Three men live in my house now. Once there was just one man and two rowdy little boys, but one day I woke up and realized my little boys had turned into men. Gone were the chubby, cherub faces. Now they had stubble and 5 o’clock shadows. The high-pitched cartoon character voices vanished overnight, and the deep resonance of a bass remained. I have always been their number one girl, but now I have been replaced by the dreaded girlfriend! Where had the time gone?
In the blink of an eye, my two precious babies had grown up and no longer needed me. I had worked myself out of a job . . . but isn’t that the point of motherhood?
Now, I find myself on the brink. Peering over the edge headed toward the abyss: the ominous empty nest. Many young parents have expressed their desire to be in my shoes, declaring me lucky for being so close to the finish line. Yet I am an unwilling participant, dragging my heels to keep the race going.
I have become that creepy old lady who stares longingly at the weary mom of toddlers wishing I could trade places. “They’ll grow up before you know it! Enjoy every minute of it!” I tell them. Truer words have never been spoken. It seems like just yesterday that I was on the receiving end of the same advice from well-meaning older moms. Now, I am face to face with the dreaded empty nest. I have found myself spending so much time mourning the loss of time that I have been paralyzed in the present.
Recently, an old friend commented, “Wow! You’re almost an empty nester!” In that moment, it hit me—almost! I still had one chick in the nest, almost ready to fly, but not yet! My “baby” is still navigating his way through his senior year of high school before he is catapulted into the “real world”. In that moment of realization, I had a choice. My youngest’s senior year was already underway; was I going to dread every last milestone or embrace each one of them?
I made the conscious decision to celebrate each “last”. The last first day of school, I took his picture next to the huge oak tree which had grown up with him. He even humored me and held up his fingers signifying the grade he was in one last time. The last first football game, I gave him a football shaped cookie and a sappy note encouraging him to make his senior season his best. The last Homecoming I gave him a special treat, and to my son’s delight, I didn’t tag along for pictures. So many lasts. So much to celebrate, and the year is just getting started.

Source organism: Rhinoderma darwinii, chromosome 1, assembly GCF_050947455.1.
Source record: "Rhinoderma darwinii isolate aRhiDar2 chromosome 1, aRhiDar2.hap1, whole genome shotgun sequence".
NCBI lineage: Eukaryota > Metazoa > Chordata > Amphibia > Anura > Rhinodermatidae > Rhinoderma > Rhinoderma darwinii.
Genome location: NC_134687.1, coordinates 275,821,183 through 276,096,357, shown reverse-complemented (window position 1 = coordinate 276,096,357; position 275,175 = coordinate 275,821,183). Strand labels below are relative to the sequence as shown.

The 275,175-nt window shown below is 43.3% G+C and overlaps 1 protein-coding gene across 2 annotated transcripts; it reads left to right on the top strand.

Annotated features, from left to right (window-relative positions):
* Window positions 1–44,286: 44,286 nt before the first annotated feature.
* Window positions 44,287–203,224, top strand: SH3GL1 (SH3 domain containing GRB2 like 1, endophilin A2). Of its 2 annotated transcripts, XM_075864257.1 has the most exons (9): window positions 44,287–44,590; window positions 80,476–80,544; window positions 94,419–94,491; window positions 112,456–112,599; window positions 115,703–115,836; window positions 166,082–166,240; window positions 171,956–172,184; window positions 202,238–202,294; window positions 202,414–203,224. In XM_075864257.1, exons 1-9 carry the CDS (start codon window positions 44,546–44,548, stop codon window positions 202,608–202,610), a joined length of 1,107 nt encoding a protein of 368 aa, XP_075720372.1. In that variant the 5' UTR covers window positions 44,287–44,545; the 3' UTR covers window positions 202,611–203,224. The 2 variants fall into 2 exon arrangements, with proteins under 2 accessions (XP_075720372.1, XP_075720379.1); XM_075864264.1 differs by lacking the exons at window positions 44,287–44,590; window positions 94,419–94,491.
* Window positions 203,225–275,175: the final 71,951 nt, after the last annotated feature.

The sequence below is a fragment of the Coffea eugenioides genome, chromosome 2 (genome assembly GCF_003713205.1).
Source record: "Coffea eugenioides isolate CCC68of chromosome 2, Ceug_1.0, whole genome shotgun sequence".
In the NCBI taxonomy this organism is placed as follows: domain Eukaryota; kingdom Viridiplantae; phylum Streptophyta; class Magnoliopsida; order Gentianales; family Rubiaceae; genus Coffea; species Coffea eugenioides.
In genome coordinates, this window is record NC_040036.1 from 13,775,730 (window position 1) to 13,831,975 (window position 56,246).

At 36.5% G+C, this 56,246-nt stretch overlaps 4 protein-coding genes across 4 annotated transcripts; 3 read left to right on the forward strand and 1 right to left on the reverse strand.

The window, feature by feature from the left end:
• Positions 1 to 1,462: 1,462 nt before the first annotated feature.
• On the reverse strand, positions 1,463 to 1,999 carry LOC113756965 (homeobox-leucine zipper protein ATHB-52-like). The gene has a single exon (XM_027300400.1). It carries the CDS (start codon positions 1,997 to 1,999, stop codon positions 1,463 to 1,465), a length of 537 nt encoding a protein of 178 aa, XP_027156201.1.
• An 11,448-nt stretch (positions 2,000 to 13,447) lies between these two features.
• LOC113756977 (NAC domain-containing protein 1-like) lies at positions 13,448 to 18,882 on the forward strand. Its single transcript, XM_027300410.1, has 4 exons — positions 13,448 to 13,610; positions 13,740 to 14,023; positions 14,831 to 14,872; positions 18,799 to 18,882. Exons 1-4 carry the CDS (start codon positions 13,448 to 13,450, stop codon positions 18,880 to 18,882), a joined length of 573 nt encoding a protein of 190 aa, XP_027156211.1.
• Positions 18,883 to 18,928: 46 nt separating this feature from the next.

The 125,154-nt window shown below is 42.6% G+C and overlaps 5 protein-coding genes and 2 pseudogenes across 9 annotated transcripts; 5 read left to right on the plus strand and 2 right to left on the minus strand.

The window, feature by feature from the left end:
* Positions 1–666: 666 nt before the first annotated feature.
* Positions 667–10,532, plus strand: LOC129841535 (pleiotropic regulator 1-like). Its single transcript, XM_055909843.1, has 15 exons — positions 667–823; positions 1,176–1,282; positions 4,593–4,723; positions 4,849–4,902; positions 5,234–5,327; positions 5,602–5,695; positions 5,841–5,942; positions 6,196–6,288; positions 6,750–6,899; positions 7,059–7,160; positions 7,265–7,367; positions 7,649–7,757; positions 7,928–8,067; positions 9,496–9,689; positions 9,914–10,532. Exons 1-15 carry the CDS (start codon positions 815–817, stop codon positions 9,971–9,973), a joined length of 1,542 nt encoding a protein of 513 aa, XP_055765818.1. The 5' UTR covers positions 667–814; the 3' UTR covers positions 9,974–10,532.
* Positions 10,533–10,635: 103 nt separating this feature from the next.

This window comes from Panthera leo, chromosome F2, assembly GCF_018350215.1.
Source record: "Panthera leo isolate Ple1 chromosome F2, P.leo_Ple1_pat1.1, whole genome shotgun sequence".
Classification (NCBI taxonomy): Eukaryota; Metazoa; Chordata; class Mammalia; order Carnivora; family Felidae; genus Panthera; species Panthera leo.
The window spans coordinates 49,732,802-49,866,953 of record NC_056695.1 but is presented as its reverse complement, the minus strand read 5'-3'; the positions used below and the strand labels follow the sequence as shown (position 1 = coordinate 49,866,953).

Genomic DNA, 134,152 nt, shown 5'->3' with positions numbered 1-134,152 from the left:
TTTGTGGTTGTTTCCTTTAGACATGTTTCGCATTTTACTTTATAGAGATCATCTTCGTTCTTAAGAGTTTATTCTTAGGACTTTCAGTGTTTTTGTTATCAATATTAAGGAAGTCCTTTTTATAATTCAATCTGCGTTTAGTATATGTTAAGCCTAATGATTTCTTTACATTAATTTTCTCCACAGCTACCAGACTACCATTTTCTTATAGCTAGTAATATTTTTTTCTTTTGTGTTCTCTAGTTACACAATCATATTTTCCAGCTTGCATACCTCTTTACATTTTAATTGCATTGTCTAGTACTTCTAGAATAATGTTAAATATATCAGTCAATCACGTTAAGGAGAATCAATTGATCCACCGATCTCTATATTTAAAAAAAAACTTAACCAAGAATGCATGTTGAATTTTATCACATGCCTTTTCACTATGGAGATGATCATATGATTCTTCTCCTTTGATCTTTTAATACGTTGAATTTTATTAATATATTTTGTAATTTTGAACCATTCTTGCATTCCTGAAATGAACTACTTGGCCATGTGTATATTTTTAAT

Armed with my new attitude and focus, I have found many other reluctant moms of seniors. We have bonded together and found solace and encouragement together. This unity has become key to not only surviving the senior year of high school, but allowing my son to thrive, to stretch out his wings and fly. I won’t lie—there are days when panic rises up in my heart and I feel like I might suffocate from the pain. In this moment, I reach out to my friends, who talk me down from the cliff, offering words of encouragement and strength. That is the beauty of these friendships: many of us have walked together through all of the seasons of raising our children, so it is only natural that we reach out to each other in this time of our lives as well.
For you young moms who are sleep deprived, cranky, and wondering if the sleepless nights and toddler tantrums will ever end, rest assured they end all too quickly. Seek out moms who are a little bit farther in the journey of motherhood with whom you can seek advice, vent, and celebrate your child’s accomplishments.
It really is true that one day your child will not need you like he or she once did. I hope in time you will be able to embrace this fact as I have and enjoy your children while they are little, not rushing them to grow up too fast. Cherish the memories in your heart. These will stay with you forever even in the comfort of the empty nest.
You may also like:
I Had a Taste of the Empty Nest, And It Is Bittersweet
Dear Teenagers, Be Patient While I Let Go
Ready Or Not, Empty Nest Years Are Here
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